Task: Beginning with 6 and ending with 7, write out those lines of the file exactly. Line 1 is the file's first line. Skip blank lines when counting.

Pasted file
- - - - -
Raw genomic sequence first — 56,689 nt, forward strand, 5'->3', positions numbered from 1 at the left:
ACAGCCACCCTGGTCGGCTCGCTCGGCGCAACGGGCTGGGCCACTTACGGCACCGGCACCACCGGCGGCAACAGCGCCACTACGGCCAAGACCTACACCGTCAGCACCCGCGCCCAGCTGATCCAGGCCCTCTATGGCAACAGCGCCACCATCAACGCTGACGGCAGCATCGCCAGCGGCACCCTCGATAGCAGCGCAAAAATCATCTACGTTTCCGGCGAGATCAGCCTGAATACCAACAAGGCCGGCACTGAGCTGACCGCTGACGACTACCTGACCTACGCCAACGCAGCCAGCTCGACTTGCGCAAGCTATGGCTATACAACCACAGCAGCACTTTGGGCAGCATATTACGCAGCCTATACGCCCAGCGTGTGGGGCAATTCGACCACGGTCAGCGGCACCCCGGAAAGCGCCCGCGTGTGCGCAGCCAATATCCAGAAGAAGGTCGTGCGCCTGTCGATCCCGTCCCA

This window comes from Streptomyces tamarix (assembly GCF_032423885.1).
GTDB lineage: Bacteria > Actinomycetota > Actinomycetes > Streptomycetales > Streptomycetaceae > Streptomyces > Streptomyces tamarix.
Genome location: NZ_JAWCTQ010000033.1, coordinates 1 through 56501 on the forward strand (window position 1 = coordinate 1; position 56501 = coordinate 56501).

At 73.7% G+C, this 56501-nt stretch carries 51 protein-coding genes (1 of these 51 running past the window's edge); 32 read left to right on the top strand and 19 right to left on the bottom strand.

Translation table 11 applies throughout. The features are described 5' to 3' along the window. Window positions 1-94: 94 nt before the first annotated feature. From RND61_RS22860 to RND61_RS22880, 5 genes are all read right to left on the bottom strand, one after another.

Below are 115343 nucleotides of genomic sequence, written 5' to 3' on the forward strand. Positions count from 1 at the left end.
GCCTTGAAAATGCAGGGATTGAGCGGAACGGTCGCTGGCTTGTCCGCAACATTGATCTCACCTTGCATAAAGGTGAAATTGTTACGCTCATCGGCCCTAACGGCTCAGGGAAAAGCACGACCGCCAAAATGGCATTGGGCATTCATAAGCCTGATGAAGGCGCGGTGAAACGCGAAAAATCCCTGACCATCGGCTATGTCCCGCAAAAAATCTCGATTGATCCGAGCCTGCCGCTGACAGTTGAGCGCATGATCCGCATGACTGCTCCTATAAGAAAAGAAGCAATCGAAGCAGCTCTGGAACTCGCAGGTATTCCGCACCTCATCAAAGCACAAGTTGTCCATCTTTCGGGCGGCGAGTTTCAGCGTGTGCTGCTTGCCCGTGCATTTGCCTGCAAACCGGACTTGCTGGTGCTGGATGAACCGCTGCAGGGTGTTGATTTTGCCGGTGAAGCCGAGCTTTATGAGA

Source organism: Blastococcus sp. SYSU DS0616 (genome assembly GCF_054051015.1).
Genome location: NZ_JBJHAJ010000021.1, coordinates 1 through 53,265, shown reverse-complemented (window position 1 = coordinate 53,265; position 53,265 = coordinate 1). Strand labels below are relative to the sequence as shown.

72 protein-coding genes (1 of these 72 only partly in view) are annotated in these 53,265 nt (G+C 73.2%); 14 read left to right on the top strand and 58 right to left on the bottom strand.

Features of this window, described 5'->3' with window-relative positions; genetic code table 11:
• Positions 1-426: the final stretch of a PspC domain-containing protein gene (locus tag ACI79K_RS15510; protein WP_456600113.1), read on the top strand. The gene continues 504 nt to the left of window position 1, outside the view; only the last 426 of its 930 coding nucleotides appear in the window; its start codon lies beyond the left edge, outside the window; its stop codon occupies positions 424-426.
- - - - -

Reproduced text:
At 73.7% G+C, this 56501-nt stretch carries 51 protein-coding genes (1 of these 51 running past the window's edge); 32 read left to right on the top strand and 19 right to left on the bottom strand.

Translation table 11 applies throughout. The features are described 5' to 3' along the window. Window positions 1-94: 94 nt before the first annotated feature. From RND61_RS22860 to RND61_RS22880, 5 genes are all read right to left on the bottom strand, one after another.